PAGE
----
As you can see, depending on your net family income, you can receive a 66.6% return on your investment (for the lowest amount of grant money – $1000 on a $1500 deposit) up to a 233% return on your investment ($3500 on a $1500 deposit).

Speaking of grant and bond money available through the RDSP, did you know that you could be eligible for a total of $70,000 of grant money over the lifetime of this plan, that is, before you turn 60. And you can carry forward the grant room you have, just like an RESP (Registered Education Savings Plan), under certain conditions, of course.

There is a lot of money available from the government for these plans that will provide the needed financial assistance down the road. We’re emphasizing the incredible amount of government money available to you in this article as most people aren’t aware of these enormous benefits.

It’s important to note that with more grant money in the plan, the greater the restrictions are on the withdrawals, but we still believe that it’s well worth your while to consider setting up an RDSP for any family member who would qualify for this financial assistance.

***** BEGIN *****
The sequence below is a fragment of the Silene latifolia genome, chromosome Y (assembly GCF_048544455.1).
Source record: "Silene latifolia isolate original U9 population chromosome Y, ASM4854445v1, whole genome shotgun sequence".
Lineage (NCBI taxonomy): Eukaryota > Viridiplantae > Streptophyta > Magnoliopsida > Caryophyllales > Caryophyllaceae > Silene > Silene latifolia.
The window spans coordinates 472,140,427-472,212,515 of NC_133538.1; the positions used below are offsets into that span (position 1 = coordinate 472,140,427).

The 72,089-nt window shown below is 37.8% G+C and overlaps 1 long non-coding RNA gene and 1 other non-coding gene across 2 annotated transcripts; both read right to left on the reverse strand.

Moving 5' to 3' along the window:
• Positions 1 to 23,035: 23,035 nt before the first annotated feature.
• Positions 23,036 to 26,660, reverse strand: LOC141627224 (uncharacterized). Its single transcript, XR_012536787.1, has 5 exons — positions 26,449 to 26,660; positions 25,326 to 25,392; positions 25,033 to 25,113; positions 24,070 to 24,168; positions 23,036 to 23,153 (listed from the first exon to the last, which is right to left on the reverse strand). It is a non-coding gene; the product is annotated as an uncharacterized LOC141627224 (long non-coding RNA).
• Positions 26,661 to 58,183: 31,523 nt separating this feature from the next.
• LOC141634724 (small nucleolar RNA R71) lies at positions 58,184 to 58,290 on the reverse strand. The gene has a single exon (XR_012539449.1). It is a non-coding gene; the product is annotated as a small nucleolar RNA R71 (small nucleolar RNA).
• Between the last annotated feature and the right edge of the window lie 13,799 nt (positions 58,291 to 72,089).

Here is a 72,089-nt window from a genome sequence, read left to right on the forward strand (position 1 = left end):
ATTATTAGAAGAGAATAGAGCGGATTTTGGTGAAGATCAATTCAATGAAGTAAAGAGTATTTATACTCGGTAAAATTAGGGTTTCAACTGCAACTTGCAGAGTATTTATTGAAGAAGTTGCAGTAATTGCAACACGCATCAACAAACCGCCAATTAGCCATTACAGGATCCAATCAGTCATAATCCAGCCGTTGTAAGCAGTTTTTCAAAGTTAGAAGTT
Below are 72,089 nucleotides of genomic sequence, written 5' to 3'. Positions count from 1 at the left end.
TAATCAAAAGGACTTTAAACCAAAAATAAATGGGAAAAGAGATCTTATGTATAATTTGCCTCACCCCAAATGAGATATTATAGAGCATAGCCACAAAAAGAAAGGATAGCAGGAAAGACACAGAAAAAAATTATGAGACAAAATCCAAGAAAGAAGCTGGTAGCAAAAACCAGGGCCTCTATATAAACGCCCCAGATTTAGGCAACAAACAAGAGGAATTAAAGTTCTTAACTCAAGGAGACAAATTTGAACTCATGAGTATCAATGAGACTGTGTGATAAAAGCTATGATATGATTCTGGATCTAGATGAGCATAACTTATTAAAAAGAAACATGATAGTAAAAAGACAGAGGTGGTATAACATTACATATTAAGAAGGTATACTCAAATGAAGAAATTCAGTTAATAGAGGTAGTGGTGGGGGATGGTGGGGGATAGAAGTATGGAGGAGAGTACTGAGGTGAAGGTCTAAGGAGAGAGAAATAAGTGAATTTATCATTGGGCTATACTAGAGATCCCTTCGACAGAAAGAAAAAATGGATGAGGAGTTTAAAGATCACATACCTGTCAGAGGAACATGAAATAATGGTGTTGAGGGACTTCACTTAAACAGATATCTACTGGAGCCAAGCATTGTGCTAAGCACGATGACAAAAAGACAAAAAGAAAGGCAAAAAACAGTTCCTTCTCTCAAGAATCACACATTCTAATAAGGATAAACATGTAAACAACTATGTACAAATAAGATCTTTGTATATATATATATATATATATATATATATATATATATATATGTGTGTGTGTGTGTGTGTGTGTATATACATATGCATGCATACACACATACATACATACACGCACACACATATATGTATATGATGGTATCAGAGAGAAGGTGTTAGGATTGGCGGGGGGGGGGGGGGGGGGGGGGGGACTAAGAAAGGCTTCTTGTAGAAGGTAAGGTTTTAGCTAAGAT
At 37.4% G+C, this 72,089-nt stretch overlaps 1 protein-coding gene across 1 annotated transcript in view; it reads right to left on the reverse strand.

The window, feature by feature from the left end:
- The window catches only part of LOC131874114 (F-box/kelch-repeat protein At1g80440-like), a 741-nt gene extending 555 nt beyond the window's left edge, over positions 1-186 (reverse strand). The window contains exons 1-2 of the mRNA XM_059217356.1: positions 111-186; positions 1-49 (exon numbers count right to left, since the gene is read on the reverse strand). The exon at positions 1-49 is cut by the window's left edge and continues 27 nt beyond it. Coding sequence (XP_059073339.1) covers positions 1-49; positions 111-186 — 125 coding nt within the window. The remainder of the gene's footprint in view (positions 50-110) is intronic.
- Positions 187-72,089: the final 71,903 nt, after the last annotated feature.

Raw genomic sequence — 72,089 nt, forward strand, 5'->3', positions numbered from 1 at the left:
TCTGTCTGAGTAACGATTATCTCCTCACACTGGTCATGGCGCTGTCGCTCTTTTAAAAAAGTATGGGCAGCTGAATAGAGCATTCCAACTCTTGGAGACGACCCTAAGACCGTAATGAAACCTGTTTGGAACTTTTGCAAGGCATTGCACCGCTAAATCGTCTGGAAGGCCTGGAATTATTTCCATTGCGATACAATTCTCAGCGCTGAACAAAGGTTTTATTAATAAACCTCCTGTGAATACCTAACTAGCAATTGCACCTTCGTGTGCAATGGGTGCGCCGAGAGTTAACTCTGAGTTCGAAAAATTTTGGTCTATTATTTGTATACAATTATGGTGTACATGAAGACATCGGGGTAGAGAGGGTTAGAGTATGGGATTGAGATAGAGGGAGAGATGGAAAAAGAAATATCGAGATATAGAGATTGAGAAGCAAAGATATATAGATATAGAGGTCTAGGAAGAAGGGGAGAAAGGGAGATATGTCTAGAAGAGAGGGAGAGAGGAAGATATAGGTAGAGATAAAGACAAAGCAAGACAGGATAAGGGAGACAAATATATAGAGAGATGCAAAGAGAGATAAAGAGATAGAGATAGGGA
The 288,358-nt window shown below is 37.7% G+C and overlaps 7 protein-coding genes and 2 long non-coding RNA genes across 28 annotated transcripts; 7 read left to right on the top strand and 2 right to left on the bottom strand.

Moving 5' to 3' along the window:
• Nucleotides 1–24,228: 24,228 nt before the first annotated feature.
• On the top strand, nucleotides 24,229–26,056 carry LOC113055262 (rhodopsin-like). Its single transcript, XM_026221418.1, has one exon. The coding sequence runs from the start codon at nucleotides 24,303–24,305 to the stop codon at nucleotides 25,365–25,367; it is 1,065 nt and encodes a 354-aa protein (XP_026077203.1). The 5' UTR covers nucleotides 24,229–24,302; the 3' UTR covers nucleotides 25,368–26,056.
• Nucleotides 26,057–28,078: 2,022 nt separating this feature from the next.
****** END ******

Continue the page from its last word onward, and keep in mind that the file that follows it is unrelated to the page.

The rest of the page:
Myth #2: You have to make contributions in order to receive money

Again, that’s not true! There’s another, often forgotten benefit to setting up an RDSP where no contributions are required into the plan by you. If your family’s annual net income is less than $47,630 you may be eligible to receive a Canada Disability Savings Bond of $1,000 annually to a maximum amount of $20,000!

Imagine, no contributions are required in order to receive this grant money – all you have to do is set up a plan – an RDSP!

Of course, you must also be sure to have your tax returns up to date so the government can verify your income as they need to determine if you qualify for the bond. We have some clients receiving both the grant and bond money into their plans, after they’ve deposited $1,500, given they qualify for both.

Myth #3 – I can withdraw money anytime from my plan with no consequences

Hmm…here’s another myth that is definitely not true, and in order to better understand, we need to have a better grasp on what an RDSP withdrawal actually is.